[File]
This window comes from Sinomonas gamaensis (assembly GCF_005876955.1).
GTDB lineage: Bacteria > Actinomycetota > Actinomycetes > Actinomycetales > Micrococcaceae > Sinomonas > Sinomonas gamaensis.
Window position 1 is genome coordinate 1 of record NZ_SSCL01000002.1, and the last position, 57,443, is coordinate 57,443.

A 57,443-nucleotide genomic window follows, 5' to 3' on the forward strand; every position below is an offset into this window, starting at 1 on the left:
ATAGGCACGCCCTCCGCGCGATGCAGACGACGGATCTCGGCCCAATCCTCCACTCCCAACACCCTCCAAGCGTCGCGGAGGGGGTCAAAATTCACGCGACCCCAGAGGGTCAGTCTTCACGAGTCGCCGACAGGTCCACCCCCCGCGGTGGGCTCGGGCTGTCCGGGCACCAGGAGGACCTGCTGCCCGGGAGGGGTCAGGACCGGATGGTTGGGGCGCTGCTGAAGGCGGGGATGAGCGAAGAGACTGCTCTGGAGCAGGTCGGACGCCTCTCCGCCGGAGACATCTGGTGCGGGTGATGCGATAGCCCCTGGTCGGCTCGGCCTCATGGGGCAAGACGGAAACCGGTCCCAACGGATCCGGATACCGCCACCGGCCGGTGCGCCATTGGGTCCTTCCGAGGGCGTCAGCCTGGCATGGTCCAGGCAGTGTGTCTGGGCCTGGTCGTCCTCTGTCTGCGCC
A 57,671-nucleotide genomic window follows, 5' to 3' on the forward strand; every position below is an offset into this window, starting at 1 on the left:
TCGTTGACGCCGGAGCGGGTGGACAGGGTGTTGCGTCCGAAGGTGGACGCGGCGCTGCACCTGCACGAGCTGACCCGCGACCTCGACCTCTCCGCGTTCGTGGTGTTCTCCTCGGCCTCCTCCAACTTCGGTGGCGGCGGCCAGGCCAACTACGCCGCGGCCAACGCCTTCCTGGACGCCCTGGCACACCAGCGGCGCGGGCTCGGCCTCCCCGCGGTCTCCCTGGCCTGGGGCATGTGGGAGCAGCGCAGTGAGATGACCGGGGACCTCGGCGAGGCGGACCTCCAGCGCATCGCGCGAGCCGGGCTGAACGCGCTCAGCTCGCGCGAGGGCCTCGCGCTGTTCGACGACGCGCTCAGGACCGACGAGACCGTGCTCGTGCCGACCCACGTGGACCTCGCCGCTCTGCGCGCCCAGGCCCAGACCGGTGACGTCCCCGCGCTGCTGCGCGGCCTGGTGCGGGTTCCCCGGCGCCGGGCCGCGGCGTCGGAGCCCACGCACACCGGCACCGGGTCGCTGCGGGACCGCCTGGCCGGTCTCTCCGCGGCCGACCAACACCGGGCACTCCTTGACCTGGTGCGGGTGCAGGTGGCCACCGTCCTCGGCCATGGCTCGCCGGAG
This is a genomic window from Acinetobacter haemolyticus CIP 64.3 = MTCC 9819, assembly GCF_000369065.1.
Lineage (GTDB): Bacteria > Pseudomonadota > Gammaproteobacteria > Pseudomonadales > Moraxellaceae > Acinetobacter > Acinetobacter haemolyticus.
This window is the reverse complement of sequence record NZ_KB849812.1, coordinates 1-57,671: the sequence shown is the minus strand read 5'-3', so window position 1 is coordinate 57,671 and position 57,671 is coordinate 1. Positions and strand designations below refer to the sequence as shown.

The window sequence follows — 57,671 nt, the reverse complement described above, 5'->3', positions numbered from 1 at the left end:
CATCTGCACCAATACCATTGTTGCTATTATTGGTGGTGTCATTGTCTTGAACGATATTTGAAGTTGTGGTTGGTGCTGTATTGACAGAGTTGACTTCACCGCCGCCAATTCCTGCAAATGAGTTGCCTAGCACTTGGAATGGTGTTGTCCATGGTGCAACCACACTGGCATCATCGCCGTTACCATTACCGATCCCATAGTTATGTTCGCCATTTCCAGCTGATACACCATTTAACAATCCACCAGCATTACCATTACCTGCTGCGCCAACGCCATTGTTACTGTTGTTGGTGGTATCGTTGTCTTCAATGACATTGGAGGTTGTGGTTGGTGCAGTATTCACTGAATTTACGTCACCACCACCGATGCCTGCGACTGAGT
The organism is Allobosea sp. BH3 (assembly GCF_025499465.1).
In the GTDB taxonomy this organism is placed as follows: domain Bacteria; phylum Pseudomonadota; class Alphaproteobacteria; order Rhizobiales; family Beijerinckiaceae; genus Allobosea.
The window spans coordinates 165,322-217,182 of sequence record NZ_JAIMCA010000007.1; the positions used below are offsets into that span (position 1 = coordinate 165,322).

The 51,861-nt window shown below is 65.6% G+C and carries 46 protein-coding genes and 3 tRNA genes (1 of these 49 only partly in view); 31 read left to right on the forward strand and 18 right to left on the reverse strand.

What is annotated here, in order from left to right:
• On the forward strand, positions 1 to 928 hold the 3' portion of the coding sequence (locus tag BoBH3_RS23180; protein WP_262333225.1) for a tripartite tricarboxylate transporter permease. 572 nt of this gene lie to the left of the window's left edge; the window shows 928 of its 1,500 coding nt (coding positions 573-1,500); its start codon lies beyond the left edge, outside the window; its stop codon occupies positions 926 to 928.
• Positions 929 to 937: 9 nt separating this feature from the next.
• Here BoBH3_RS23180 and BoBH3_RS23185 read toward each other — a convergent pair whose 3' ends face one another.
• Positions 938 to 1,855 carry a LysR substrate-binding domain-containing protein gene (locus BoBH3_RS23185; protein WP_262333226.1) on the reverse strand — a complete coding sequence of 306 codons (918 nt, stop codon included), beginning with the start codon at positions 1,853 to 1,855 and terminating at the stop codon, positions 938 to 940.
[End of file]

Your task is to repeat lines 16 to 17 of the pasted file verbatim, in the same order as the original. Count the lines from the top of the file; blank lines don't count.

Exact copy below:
The 51,861-nt window shown below is 65.6% G+C and carries 46 protein-coding genes and 3 tRNA genes (1 of these 49 only partly in view); 31 read left to right on the forward strand and 18 right to left on the reverse strand.

What is annotated here, in order from left to right: